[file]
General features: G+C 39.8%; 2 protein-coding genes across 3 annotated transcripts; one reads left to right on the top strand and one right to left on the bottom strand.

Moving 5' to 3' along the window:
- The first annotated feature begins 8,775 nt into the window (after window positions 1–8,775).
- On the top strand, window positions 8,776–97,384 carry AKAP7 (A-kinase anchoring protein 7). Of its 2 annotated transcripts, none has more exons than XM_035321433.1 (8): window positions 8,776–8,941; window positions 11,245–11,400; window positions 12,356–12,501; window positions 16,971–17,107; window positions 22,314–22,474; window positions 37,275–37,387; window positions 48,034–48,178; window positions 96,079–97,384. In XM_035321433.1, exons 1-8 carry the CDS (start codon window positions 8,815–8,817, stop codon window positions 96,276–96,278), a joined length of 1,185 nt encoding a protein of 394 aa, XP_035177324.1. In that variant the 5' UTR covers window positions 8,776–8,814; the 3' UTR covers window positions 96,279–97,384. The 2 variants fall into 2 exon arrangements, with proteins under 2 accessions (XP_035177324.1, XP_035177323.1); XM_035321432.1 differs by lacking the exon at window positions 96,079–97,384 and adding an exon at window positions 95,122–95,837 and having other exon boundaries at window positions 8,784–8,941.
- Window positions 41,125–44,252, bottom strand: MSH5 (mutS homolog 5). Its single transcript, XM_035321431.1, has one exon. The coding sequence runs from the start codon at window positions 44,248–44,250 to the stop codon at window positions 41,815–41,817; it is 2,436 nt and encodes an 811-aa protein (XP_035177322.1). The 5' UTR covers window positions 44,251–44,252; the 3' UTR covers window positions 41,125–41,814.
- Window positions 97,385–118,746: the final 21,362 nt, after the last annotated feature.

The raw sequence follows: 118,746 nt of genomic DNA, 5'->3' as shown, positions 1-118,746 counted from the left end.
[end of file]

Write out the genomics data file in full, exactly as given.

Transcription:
General features: G+C 39.8%; 2 protein-coding genes across 3 annotated transcripts; one reads left to right on the top strand and one right to left on the bottom strand.

Moving 5' to 3' along the window:
- The first annotated feature begins 8,775 nt into the window (after window positions 1–8,775).
- On the top strand, window positions 8,776–97,384 carry AKAP7 (A-kinase anchoring protein 7). Of its 2 annotated transcripts, none has more exons than XM_035321433.1 (8): window positions 8,776–8,941; window positions 11,245–11,400; window positions 12,356–12,501; window positions 16,971–17,107; window positions 22,314–22,474; window positions 37,275–37,387; window positions 48,034–48,178; window positions 96,079–97,384. In XM_035321433.1, exons 1-8 carry the CDS (start codon window positions 8,815–8,817, stop codon window positions 96,276–96,278), a joined length of 1,185 nt encoding a protein of 394 aa, XP_035177324.1. In that variant the 5' UTR covers window positions 8,776–8,814; the 3' UTR covers window positions 96,279–97,384. The 2 variants fall into 2 exon arrangements, with proteins under 2 accessions (XP_035177324.1, XP_035177323.1); XM_035321432.1 differs by lacking the exon at window positions 96,079–97,384 and adding an exon at window positions 95,122–95,837 and having other exon boundaries at window positions 8,784–8,941.
- Window positions 41,125–44,252, bottom strand: MSH5 (mutS homolog 5). Its single transcript, XM_035321431.1, has one exon. The coding sequence runs from the start codon at window positions 44,248–44,250 to the stop codon at window positions 41,815–41,817; it is 2,436 nt and encodes an 811-aa protein (XP_035177322.1). The 5' UTR covers window positions 44,251–44,252; the 3' UTR covers window positions 41,125–41,814.
- Window positions 97,385–118,746: the final 21,362 nt, after the last annotated feature.

The raw sequence follows: 118,746 nt of genomic DNA, 5'->3' as shown, positions 1-118,746 counted from the left end.